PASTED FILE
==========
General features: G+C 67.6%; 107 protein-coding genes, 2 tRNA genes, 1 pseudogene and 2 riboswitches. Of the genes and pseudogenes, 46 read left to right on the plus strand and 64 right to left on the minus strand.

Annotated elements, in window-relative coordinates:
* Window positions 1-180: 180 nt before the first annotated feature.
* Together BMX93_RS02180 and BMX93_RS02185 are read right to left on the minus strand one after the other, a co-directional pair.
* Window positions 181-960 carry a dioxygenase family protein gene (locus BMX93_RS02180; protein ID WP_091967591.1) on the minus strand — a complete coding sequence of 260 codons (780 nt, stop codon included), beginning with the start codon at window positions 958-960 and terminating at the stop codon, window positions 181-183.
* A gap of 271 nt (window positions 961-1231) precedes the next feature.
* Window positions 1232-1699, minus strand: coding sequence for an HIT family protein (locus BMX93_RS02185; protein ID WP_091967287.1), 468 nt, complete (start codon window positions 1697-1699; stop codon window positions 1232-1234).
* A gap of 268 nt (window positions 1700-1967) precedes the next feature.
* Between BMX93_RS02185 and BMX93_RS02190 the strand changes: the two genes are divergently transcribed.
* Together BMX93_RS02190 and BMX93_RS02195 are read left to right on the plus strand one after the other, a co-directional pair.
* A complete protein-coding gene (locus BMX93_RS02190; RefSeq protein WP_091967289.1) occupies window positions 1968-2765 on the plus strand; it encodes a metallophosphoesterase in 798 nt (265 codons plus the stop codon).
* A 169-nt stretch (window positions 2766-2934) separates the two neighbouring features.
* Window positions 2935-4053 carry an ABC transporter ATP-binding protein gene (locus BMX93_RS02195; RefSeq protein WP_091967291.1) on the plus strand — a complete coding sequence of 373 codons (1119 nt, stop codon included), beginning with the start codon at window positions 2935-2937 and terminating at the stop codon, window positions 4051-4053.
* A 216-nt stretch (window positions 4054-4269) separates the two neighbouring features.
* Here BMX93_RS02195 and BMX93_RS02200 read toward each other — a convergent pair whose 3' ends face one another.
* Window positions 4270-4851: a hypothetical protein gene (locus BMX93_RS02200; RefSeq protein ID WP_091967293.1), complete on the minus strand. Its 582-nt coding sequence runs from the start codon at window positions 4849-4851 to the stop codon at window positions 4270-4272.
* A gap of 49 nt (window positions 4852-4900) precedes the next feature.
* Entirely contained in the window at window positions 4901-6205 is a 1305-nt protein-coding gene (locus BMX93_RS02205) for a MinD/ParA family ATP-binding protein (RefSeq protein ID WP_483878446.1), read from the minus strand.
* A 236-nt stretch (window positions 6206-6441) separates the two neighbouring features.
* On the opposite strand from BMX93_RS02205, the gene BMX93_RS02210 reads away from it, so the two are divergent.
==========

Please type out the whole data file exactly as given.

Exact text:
General features: G+C 67.6%; 107 protein-coding genes, 2 tRNA genes, 1 pseudogene and 2 riboswitches. Of the genes and pseudogenes, 46 read left to right on the plus strand and 64 right to left on the minus strand.

Annotated elements, in window-relative coordinates:
* Window positions 1-180: 180 nt before the first annotated feature.
* Together BMX93_RS02180 and BMX93_RS02185 are read right to left on the minus strand one after the other, a co-directional pair.
* Window positions 181-960 carry a dioxygenase family protein gene (locus BMX93_RS02180; protein ID WP_091967591.1) on the minus strand — a complete coding sequence of 260 codons (780 nt, stop codon included), beginning with the start codon at window positions 958-960 and terminating at the stop codon, window positions 181-183.
* A gap of 271 nt (window positions 961-1231) precedes the next feature.
* Window positions 1232-1699, minus strand: coding sequence for an HIT family protein (locus BMX93_RS02185; protein ID WP_091967287.1), 468 nt, complete (start codon window positions 1697-1699; stop codon window positions 1232-1234).
* A gap of 268 nt (window positions 1700-1967) precedes the next feature.
* Between BMX93_RS02185 and BMX93_RS02190 the strand changes: the two genes are divergently transcribed.
* Together BMX93_RS02190 and BMX93_RS02195 are read left to right on the plus strand one after the other, a co-directional pair.
* A complete protein-coding gene (locus BMX93_RS02190; RefSeq protein WP_091967289.1) occupies window positions 1968-2765 on the plus strand; it encodes a metallophosphoesterase in 798 nt (265 codons plus the stop codon).
* A 169-nt stretch (window positions 2766-2934) separates the two neighbouring features.
* Window positions 2935-4053 carry an ABC transporter ATP-binding protein gene (locus BMX93_RS02195; RefSeq protein WP_091967291.1) on the plus strand — a complete coding sequence of 373 codons (1119 nt, stop codon included), beginning with the start codon at window positions 2935-2937 and terminating at the stop codon, window positions 4051-4053.
* A 216-nt stretch (window positions 4054-4269) separates the two neighbouring features.
* Here BMX93_RS02195 and BMX93_RS02200 read toward each other — a convergent pair whose 3' ends face one another.
* Window positions 4270-4851: a hypothetical protein gene (locus BMX93_RS02200; RefSeq protein ID WP_091967293.1), complete on the minus strand. Its 582-nt coding sequence runs from the start codon at window positions 4849-4851 to the stop codon at window positions 4270-4272.
* A gap of 49 nt (window positions 4852-4900) precedes the next feature.
* Entirely contained in the window at window positions 4901-6205 is a 1305-nt protein-coding gene (locus BMX93_RS02205) for a MinD/ParA family ATP-binding protein (RefSeq protein ID WP_483878446.1), read from the minus strand.
* A 236-nt stretch (window positions 6206-6441) separates the two neighbouring features.
* On the opposite strand from BMX93_RS02205, the gene BMX93_RS02210 reads away from it, so the two are divergent.